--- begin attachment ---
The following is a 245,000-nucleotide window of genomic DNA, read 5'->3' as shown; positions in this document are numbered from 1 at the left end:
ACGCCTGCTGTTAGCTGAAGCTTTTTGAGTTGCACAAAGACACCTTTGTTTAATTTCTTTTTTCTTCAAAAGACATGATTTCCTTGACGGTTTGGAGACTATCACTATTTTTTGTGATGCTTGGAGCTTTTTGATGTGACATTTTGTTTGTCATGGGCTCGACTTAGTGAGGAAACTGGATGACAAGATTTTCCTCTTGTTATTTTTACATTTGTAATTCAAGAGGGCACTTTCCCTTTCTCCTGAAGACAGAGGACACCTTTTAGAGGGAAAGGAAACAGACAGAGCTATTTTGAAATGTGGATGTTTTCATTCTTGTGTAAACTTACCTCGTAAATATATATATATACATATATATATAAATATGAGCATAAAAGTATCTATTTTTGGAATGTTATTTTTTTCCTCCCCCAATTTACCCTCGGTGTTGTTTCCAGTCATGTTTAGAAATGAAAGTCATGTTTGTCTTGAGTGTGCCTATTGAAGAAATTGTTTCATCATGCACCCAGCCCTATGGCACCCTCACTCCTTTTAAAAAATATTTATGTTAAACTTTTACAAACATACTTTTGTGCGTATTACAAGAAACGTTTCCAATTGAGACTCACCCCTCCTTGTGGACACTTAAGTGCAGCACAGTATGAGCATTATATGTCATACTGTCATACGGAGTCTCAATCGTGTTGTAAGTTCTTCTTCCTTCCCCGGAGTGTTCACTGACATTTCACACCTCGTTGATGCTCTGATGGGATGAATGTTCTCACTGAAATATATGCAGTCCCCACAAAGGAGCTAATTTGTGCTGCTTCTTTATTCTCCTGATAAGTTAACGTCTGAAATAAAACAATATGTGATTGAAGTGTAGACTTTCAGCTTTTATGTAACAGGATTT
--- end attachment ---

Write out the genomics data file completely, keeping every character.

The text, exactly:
The following is a 245,000-nucleotide window of genomic DNA, read 5'->3' as shown; positions in this document are numbered from 1 at the left end:
ACGCCTGCTGTTAGCTGAAGCTTTTTGAGTTGCACAAAGACACCTTTGTTTAATTTCTTTTTTCTTCAAAAGACATGATTTCCTTGACGGTTTGGAGACTATCACTATTTTTTGTGATGCTTGGAGCTTTTTGATGTGACATTTTGTTTGTCATGGGCTCGACTTAGTGAGGAAACTGGATGACAAGATTTTCCTCTTGTTATTTTTACATTTGTAATTCAAGAGGGCACTTTCCCTTTCTCCTGAAGACAGAGGACACCTTTTAGAGGGAAAGGAAACAGACAGAGCTATTTTGAAATGTGGATGTTTTCATTCTTGTGTAAACTTACCTCGTAAATATATATATATACATATATATATAAATATGAGCATAAAAGTATCTATTTTTGGAATGTTATTTTTTTCCTCCCCCAATTTACCCTCGGTGTTGTTTCCAGTCATGTTTAGAAATGAAAGTCATGTTTGTCTTGAGTGTGCCTATTGAAGAAATTGTTTCATCATGCACCCAGCCCTATGGCACCCTCACTCCTTTTAAAAAATATTTATGTTAAACTTTTACAAACATACTTTTGTGCGTATTACAAGAAACGTTTCCAATTGAGACTCACCCCTCCTTGTGGACACTTAAGTGCAGCACAGTATGAGCATTATATGTCATACTGTCATACGGAGTCTCAATCGTGTTGTAAGTTCTTCTTCCTTCCCCGGAGTGTTCACTGACATTTCACACCTCGTTGATGCTCTGATGGGATGAATGTTCTCACTGAAATATATGCAGTCCCCACAAAGGAGCTAATTTGTGCTGCTTCTTTATTCTCCTGATAAGTTAACGTCTGAAATAAAACAATATGTGATTGAAGTGTAGACTTTCAGCTTTTATGTAACAGGATTT